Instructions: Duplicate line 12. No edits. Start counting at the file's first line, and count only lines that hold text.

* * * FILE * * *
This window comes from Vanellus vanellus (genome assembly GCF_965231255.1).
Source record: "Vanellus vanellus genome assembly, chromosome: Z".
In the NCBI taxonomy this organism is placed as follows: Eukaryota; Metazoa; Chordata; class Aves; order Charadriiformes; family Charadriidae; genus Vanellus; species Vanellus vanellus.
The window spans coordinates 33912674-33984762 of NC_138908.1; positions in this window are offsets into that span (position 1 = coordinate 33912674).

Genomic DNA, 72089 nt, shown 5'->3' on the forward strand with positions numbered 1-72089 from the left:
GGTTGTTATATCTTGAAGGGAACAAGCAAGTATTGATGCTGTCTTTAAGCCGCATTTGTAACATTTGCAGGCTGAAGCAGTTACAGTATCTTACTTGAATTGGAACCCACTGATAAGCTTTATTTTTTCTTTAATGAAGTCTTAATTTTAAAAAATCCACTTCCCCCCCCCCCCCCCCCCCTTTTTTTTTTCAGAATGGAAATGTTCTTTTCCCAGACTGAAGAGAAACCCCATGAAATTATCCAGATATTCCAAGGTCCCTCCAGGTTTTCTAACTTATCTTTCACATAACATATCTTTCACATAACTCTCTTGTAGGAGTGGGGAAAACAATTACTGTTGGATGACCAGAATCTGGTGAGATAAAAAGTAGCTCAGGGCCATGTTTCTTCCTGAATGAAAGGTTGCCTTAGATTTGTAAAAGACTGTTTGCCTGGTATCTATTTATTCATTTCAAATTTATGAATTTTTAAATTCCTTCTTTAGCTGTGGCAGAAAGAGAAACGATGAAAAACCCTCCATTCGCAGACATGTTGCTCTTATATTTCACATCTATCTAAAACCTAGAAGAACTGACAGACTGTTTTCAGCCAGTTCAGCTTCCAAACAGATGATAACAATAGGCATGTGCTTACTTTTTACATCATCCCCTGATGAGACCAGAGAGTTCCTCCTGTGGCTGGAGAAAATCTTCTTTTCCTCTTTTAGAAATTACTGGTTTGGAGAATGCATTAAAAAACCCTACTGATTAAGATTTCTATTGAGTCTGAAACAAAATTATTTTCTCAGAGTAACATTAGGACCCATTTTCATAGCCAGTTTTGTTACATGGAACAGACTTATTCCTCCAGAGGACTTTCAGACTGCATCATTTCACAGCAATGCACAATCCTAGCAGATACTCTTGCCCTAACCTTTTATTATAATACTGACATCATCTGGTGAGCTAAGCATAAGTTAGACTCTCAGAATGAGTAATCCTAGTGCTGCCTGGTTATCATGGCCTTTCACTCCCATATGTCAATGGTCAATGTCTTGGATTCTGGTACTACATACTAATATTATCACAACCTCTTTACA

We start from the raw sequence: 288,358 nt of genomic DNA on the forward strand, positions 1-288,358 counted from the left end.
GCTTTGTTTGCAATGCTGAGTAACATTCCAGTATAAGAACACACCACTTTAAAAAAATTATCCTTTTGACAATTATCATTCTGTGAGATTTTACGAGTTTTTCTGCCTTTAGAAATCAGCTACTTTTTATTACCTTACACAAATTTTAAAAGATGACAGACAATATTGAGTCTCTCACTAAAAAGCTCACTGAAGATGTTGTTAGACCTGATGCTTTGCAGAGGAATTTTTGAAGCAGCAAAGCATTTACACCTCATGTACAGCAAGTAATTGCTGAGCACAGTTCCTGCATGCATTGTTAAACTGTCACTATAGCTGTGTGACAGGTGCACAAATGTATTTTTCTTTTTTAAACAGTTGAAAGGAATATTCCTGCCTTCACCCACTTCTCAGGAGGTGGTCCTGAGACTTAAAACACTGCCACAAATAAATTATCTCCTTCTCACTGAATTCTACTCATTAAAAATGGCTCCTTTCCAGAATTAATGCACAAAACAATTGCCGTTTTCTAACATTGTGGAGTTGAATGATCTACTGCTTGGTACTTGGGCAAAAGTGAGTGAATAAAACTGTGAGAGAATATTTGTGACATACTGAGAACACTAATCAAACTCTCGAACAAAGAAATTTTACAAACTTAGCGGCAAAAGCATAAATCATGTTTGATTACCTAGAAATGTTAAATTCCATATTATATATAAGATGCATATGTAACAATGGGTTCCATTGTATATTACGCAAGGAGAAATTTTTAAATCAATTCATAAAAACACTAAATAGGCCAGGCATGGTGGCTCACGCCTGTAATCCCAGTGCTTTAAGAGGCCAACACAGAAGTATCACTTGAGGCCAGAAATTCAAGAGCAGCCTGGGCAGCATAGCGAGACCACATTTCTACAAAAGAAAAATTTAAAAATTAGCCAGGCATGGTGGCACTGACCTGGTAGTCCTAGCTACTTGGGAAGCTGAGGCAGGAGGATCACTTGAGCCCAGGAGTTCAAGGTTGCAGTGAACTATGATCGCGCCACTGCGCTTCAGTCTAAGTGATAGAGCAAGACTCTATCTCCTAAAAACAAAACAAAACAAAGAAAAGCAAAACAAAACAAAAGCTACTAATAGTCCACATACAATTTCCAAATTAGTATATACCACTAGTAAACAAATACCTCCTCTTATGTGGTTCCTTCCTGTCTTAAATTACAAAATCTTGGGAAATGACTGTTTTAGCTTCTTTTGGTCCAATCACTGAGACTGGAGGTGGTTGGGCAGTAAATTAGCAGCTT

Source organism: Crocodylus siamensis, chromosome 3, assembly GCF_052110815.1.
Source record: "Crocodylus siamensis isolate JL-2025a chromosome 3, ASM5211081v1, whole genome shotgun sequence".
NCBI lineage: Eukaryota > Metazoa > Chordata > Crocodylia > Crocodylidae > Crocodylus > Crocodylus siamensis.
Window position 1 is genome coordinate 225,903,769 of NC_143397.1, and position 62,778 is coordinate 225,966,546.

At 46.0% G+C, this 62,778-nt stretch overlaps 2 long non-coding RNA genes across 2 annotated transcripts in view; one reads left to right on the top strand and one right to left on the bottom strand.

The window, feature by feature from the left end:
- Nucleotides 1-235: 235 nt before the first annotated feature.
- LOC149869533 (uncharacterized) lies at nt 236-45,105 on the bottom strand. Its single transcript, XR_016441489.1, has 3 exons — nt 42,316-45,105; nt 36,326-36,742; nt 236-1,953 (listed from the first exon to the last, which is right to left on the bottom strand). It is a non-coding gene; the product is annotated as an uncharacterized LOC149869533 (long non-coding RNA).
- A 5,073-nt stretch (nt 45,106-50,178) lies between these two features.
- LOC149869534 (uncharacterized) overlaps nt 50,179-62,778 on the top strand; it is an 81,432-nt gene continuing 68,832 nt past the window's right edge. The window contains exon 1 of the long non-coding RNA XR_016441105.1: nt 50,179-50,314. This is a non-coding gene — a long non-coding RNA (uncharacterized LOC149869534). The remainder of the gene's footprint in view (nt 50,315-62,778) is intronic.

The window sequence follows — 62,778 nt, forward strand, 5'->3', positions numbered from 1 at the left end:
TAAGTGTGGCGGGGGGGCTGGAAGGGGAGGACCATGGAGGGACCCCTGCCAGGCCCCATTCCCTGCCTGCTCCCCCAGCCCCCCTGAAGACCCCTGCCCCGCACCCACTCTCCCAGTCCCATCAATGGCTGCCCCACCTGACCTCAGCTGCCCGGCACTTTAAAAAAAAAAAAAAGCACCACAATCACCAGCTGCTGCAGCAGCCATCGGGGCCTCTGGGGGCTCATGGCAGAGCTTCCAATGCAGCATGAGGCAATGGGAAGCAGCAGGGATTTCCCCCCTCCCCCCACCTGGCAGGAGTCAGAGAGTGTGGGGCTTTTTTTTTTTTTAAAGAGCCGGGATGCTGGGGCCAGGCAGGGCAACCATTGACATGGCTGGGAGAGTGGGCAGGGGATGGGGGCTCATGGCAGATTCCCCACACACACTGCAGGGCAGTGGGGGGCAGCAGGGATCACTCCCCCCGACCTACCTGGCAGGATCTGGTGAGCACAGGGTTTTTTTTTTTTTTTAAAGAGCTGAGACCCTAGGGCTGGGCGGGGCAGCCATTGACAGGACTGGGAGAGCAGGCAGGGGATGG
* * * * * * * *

Window position 1 is genome coordinate 225,903,769 of NC_143397.1, and position 62,778 is coordinate 225,966,546.